Mario Moretti Polegato: How poking a hole in a shoe made me $3bn

A keen runner, Mario Moretti Polegato needed a shoe that didn't make his feet sweat. After hitting on a brilliantly simple idea, he now heads his own shoe empire, Geox.

From espresso and pizza to ice-cream and pasta, menus across the world owe a great deal to Italian ingenuity. "But very few Italian businessmen make any money from their innovations," says Mario Moretti Polegato, the 54-year-old founder of shoemaker Geox (GEO). "Starbucks has opened 10,000 coffee outlets in the US alone and Pizza Hut 25,000. Italian ideas. American businesses."

But Polegato, who is by reliable accounts worth more than $3bn, has bucked the trend. Born into a third-generation family wine business near Treviso, in Italy's North East, he spent 15 years developing the family's Villa Sandi and La Gioiosa labels across the world. It was on a 1992 trip to a wine convention in Reno in America that he hit upon the idea that eventually made him one of the world's wealthiest men.

A keen runner, between meetings Polegato would head out into the Nevada desert, but his rubber shoes made his feet sweat. His solution was simple but effective. He borrowed a knife from a petrol station attendant and "punched holes in the rubber sole" to let in air. He began thinking about how he could develop the idea of a shoe that breathes' for Europe's wetter climes.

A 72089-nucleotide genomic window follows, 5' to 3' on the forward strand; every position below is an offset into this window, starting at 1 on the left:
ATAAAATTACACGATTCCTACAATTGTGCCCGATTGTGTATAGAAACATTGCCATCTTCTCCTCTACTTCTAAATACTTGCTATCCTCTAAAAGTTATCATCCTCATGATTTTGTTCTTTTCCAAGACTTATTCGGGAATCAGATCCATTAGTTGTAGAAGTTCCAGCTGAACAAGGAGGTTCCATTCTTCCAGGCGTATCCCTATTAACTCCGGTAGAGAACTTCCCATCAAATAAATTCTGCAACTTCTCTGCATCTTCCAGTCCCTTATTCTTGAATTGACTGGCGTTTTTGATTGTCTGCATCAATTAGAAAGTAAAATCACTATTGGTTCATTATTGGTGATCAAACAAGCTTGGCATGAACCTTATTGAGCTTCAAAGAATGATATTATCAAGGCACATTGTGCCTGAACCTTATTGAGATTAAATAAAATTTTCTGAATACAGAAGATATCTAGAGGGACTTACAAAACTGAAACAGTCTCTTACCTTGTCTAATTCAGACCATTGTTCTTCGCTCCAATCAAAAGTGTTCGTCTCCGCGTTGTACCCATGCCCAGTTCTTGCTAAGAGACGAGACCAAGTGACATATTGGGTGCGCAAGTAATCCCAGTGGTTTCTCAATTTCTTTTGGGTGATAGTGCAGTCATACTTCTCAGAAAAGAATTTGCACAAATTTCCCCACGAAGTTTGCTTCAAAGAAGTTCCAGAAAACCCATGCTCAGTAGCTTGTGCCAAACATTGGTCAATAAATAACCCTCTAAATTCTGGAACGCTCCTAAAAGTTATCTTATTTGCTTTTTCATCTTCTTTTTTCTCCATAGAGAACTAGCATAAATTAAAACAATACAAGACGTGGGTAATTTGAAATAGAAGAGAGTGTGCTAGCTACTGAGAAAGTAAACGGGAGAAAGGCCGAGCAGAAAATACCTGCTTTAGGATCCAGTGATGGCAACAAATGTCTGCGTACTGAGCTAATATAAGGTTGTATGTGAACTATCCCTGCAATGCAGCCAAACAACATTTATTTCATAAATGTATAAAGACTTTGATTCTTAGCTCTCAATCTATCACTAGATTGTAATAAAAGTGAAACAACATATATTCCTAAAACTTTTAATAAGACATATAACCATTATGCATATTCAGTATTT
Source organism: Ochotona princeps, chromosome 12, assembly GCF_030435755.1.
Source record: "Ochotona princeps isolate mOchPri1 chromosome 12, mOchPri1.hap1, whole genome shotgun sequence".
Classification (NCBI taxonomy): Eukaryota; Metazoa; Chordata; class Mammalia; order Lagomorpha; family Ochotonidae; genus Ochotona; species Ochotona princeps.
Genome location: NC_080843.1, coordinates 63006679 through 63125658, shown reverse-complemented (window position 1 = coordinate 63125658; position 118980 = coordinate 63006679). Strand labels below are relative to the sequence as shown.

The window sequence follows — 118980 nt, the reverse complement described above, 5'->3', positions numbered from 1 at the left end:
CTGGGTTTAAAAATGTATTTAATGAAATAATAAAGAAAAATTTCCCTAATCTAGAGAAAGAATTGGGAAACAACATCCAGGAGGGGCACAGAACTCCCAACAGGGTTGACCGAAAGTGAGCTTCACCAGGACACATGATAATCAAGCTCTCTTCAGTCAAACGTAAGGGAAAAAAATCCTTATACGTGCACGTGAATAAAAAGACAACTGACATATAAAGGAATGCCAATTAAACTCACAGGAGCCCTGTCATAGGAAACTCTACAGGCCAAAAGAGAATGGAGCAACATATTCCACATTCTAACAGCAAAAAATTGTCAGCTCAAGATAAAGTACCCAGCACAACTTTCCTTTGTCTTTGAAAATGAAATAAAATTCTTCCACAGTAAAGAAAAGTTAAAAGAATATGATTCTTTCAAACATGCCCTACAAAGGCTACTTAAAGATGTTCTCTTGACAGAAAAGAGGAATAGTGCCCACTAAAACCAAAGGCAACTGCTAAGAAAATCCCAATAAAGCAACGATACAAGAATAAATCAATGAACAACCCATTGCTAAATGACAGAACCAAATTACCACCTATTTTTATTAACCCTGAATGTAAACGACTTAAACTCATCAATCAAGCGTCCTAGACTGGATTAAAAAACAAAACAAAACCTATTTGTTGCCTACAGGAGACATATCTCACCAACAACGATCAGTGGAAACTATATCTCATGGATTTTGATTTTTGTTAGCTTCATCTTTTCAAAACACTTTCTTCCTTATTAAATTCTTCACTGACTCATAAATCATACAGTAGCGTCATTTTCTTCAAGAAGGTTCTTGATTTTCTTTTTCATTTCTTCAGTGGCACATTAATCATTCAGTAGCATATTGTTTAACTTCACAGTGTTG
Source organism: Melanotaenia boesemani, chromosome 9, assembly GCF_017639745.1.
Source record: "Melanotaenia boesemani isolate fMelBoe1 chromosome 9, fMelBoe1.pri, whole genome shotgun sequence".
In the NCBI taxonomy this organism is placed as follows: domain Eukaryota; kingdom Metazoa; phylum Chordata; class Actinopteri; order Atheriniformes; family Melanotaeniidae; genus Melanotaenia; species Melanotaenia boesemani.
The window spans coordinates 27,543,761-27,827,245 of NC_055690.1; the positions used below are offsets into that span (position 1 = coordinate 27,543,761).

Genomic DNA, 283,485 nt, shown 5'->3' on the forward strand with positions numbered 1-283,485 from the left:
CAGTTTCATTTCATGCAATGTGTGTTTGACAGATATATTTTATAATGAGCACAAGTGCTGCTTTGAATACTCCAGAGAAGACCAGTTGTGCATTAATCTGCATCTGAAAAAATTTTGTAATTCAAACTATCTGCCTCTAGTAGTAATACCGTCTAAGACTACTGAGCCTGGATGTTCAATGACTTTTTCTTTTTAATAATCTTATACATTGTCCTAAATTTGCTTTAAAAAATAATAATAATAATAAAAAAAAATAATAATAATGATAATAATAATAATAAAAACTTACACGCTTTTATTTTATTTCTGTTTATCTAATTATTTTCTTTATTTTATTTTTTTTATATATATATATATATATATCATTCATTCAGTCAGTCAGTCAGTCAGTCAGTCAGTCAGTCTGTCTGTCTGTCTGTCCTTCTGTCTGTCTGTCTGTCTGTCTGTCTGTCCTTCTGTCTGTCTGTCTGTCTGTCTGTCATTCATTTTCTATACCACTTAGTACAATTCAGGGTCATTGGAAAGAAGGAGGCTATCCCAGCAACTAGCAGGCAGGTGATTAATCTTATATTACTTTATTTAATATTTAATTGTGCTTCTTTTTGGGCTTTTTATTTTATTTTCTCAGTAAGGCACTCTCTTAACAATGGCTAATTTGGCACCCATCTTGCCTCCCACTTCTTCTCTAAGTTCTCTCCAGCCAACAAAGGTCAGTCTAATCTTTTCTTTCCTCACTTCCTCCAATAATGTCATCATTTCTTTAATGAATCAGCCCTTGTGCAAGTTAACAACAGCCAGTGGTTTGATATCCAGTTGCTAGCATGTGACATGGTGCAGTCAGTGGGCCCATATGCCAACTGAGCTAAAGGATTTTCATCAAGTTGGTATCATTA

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Back in Italy, Polegato enlisted the help of technicians at the University of Padua. Inspired by a design similar to that used by Nasa in spacesuits, they spent six months on a prototype shoe with a breathable membrane' basically a series of tiny holes in the sole that expelled sweat but kept water out. The design was patented in more than 100 countries something he says it's vital for any entrepreneur with a "good idea" to do. He hoped to sell the licence to the big shoe firms, but the likes of Nike and Adidas didn't share his faith in the idea.

Undeterred, in 1995 Polegato borrowed €500,000 from his local bank. He recruited five staff to work from a small factory near Venice, leaving the wine business to younger brother Giancarlo. Initially, he worked on children's shoes, which needed replacing most frequently. Polegato tested the shoes on local primary school students. Their positive reviews helped him convince store owners not only to sell them, but also to stock his nascent line of adult shoes.

The shoes took off. By 1998, Geox was selling 1.4 million pairs a year. It entered the US market in 2002, and shifted 6.5 million pairs in 2003, before listing on the Milan stock exchange in 2004. The move was about raising the group's profile, but it also made Polegato, who still owns 71% of the company, "one of the richest men in the world", he says. Geox's market cap is around e2bn, and last year it racked up sales of e770.2m across nearly 70 countries. It must be pretty hard keeping a sense of reality? "Oh yes. But money is not so important to me."

Sure, he owns a dozen or so racehorses and a garage full of Ferraris, but "inventing is the basis of my life". A full 4% of Geox's revenues is pumped into research every year. The company patented a breathable' jacket in 2002, and Polegatto hopes to grow clothing's share of revenues from the current 7% to 50%. This is one Italian inventor who plans to reap the rewards of his efforts.